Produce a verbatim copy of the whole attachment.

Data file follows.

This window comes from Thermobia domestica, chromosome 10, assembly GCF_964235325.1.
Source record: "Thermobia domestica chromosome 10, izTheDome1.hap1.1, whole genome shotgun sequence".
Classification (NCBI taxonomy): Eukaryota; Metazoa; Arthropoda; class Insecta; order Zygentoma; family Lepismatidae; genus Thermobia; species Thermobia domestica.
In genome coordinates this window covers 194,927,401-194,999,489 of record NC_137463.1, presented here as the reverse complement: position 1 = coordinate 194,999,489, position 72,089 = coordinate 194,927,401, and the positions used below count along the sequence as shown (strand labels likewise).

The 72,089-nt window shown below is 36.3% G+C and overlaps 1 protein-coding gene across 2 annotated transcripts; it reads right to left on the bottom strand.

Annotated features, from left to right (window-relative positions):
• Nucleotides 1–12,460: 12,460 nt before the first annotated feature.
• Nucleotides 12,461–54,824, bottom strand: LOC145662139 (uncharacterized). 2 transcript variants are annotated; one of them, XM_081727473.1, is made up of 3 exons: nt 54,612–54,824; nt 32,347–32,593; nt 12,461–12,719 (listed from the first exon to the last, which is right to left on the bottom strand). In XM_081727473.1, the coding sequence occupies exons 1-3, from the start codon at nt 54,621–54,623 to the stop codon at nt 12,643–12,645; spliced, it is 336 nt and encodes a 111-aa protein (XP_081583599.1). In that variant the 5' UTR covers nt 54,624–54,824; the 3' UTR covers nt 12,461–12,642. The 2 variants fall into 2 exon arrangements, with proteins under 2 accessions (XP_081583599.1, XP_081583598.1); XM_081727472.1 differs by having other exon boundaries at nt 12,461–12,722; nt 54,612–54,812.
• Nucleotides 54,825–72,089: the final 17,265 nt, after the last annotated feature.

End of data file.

This window comes from Thermobia domestica, chromosome 10, assembly GCF_964235325.1.
Source record: "Thermobia domestica chromosome 10, izTheDome1.hap1.1, whole genome shotgun sequence".
Classification (NCBI taxonomy): Eukaryota; Metazoa; Arthropoda; class Insecta; order Zygentoma; family Lepismatidae; genus Thermobia; species Thermobia domestica.
In genome coordinates this window covers 194,927,401-194,999,489 of record NC_137463.1, presented here as the reverse complement: position 1 = coordinate 194,999,489, position 72,089 = coordinate 194,927,401, and the positions used below count along the sequence as shown (strand labels likewise).

The 72,089-nt window shown below is 36.3% G+C and overlaps 1 protein-coding gene across 2 annotated transcripts; it reads right to left on the bottom strand.

Annotated features, from left to right (window-relative positions):
• Nucleotides 1–12,460: 12,460 nt before the first annotated feature.
• Nucleotides 12,461–54,824, bottom strand: LOC145662139 (uncharacterized). 2 transcript variants are annotated; one of them, XM_081727473.1, is made up of 3 exons: nt 54,612–54,824; nt 32,347–32,593; nt 12,461–12,719 (listed from the first exon to the last, which is right to left on the bottom strand). In XM_081727473.1, the coding sequence occupies exons 1-3, from the start codon at nt 54,621–54,623 to the stop codon at nt 12,643–12,645; spliced, it is 336 nt and encodes a 111-aa protein (XP_081583599.1). In that variant the 5' UTR covers nt 54,624–54,824; the 3' UTR covers nt 12,461–12,642. The 2 variants fall into 2 exon arrangements, with proteins under 2 accessions (XP_081583599.1, XP_081583598.1); XM_081727472.1 differs by having other exon boundaries at nt 12,461–12,722; nt 54,612–54,812.
• Nucleotides 54,825–72,089: the final 17,265 nt, after the last annotated feature.